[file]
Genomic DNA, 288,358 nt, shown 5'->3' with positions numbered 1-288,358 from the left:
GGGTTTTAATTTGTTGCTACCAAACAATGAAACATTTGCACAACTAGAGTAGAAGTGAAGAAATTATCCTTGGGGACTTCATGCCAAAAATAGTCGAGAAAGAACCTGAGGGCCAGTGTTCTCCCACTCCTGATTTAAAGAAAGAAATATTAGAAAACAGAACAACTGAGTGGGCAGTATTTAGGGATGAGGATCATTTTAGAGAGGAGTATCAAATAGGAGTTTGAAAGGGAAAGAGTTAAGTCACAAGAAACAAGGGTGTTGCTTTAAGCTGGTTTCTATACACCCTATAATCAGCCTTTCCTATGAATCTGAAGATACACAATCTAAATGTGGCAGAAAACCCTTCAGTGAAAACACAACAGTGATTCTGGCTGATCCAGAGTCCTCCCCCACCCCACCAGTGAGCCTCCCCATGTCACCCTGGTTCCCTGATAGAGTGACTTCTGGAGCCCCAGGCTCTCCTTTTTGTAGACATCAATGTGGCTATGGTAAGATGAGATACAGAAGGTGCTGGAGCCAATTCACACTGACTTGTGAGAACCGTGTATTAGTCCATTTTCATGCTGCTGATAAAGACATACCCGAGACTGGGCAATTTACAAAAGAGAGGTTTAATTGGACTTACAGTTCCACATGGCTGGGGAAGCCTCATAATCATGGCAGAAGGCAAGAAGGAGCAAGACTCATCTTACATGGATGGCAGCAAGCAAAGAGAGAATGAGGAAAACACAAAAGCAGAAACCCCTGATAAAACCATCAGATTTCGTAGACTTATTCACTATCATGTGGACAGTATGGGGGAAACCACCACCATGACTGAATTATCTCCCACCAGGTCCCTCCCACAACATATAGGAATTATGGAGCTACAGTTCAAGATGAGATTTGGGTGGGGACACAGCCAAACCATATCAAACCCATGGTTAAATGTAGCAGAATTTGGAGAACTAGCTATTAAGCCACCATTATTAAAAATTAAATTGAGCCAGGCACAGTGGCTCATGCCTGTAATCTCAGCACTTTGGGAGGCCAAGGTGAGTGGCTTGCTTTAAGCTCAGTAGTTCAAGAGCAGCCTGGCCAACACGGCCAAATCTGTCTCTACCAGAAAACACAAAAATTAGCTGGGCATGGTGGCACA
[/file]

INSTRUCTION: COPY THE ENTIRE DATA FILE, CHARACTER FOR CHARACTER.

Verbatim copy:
Genomic DNA, 288,358 nt, shown 5'->3' with positions numbered 1-288,358 from the left:
GGGTTTTAATTTGTTGCTACCAAACAATGAAACATTTGCACAACTAGAGTAGAAGTGAAGAAATTATCCTTGGGGACTTCATGCCAAAAATAGTCGAGAAAGAACCTGAGGGCCAGTGTTCTCCCACTCCTGATTTAAAGAAAGAAATATTAGAAAACAGAACAACTGAGTGGGCAGTATTTAGGGATGAGGATCATTTTAGAGAGGAGTATCAAATAGGAGTTTGAAAGGGAAAGAGTTAAGTCACAAGAAACAAGGGTGTTGCTTTAAGCTGGTTTCTATACACCCTATAATCAGCCTTTCCTATGAATCTGAAGATACACAATCTAAATGTGGCAGAAAACCCTTCAGTGAAAACACAACAGTGATTCTGGCTGATCCAGAGTCCTCCCCCACCCCACCAGTGAGCCTCCCCATGTCACCCTGGTTCCCTGATAGAGTGACTTCTGGAGCCCCAGGCTCTCCTTTTTGTAGACATCAATGTGGCTATGGTAAGATGAGATACAGAAGGTGCTGGAGCCAATTCACACTGACTTGTGAGAACCGTGTATTAGTCCATTTTCATGCTGCTGATAAAGACATACCCGAGACTGGGCAATTTACAAAAGAGAGGTTTAATTGGACTTACAGTTCCACATGGCTGGGGAAGCCTCATAATCATGGCAGAAGGCAAGAAGGAGCAAGACTCATCTTACATGGATGGCAGCAAGCAAAGAGAGAATGAGGAAAACACAAAAGCAGAAACCCCTGATAAAACCATCAGATTTCGTAGACTTATTCACTATCATGTGGACAGTATGGGGGAAACCACCACCATGACTGAATTATCTCCCACCAGGTCCCTCCCACAACATATAGGAATTATGGAGCTACAGTTCAAGATGAGATTTGGGTGGGGACACAGCCAAACCATATCAAACCCATGGTTAAATGTAGCAGAATTTGGAGAACTAGCTATTAAGCCACCATTATTAAAAATTAAATTGAGCCAGGCACAGTGGCTCATGCCTGTAATCTCAGCACTTTGGGAGGCCAAGGTGAGTGGCTTGCTTTAAGCTCAGTAGTTCAAGAGCAGCCTGGCCAACACGGCCAAATCTGTCTCTACCAGAAAACACAAAAATTAGCTGGGCATGGTGGCACA